The current racist xenophobe attracting attention is, of course, Donald Trump. But if you think that the bigotry of Trump is the exception among politicians and Washington elites, it’s time for a reality check. Because one person in our nation’s capital who wields far more power than Trump ever will has put his racism on full display. That person is Associate Justice of the United States Supreme Court Antonin Scalia.
The court was hearing arguments in a case entitled Fisher v. University of Texas-Austin on December 9. That case, brought by a woman named Abigail Fisher, challenges the method that the University of Texas uses to admit students. Three quarters of students are admitted through a procedure that automatically takes in any Texas residents who are in the top ten percent of their high school graduating class. The other 25 percent of students are admitted based on a variety of factors, including race. Fisher, who was not in the top ten percent of her class and therefore not entitled to automatic admission, is arguing that this procedure is unconstitutional.
Justice Scalia has made it plain over a number of years and various cases that he is no fan of affirmative action. But what he said during oral arguments goes beyond an opposition to affirmative action. Scalia outright implied that black students are not as smart as whites, and affirmative action lands them at schools where they are over their heads academically.
According to Talking Points Memo, Scalia was referring to an amicus brief when he said that some people believe:
it does not benefit African-Americans to — to get them into the University of Texas where they do not do well, as opposed to having them go to a less-advanced school, a less — a slower-track school where they do well.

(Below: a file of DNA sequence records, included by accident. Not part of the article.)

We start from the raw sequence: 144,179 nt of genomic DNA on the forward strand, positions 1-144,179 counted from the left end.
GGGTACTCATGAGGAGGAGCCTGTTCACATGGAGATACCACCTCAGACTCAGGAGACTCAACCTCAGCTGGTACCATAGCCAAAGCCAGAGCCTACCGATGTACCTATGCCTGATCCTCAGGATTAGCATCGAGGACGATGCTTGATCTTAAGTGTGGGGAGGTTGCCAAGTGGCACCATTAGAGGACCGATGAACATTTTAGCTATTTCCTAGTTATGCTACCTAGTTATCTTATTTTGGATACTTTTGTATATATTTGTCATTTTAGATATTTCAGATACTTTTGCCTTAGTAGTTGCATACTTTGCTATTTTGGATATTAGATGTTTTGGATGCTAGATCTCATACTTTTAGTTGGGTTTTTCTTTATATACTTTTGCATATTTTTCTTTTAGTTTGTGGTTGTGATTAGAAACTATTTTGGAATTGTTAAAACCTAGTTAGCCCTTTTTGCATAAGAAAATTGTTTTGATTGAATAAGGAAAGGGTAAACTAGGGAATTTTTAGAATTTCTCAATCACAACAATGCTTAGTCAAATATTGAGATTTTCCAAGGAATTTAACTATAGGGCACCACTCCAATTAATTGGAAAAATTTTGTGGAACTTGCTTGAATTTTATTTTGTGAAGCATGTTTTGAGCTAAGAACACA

OK, so maybe you can say that Scalia wasn’t expressing his own feelings; he was only putting forward that statement for the sake of argument. But then he said this:
[M]ost of the black scientists in this country don’t come from schools like the University of Texas. They come from lesser schools where they do not feel that they’re — that they’re being pushed ahead in — in classes that are too — too fast for them.
Scalia prattled on after that comment, saying that maybe the University of Texas should have fewer black students than it has, once again going back to his claim that black students make out better in “less-advanced” schools. But Gregory Garre, one of the University’s lawyers, offered this perfect counter:
[F]rankly, I don’t think the solution to the problems with student body diversity can be to set up a system in which not only are minorities going to separate schools, they’re going to inferior schools.
Antonin Scalia should certainly remember that the argument of providing “separate but equal” schools was settled in 1954, in a case called Brown v. Board of Education. Scalia seems to actually be suggesting that the country go back to a time when things were worse than they were before Brown, by saying that minority students should be satisfied not just with separate and equal schools. No, minorities should accept going to separate and inferior schools.
For anyone who may have forgotten, Scalia was appointed to the court by President Ronald Reagan. President Reagan started his 1980 presidential campaign in Philadelphia, Mississippi. It’s a tiny town, but one of great significance for racists, as it was the site of the 1964 murders of civil rights workers Andrew Goodman, Michael Schwerner, and James Chaney. Connecting any dots yet?
If you needed a good reason to get out and vote in 2016, this should be it. Scalia has been on the court for almost 30 years. He may not decide to leave if a Democrat is elected, but if a Republican wins the White House, we could see someone who is far worse — if that’s possible.
Featured image via Wikipedia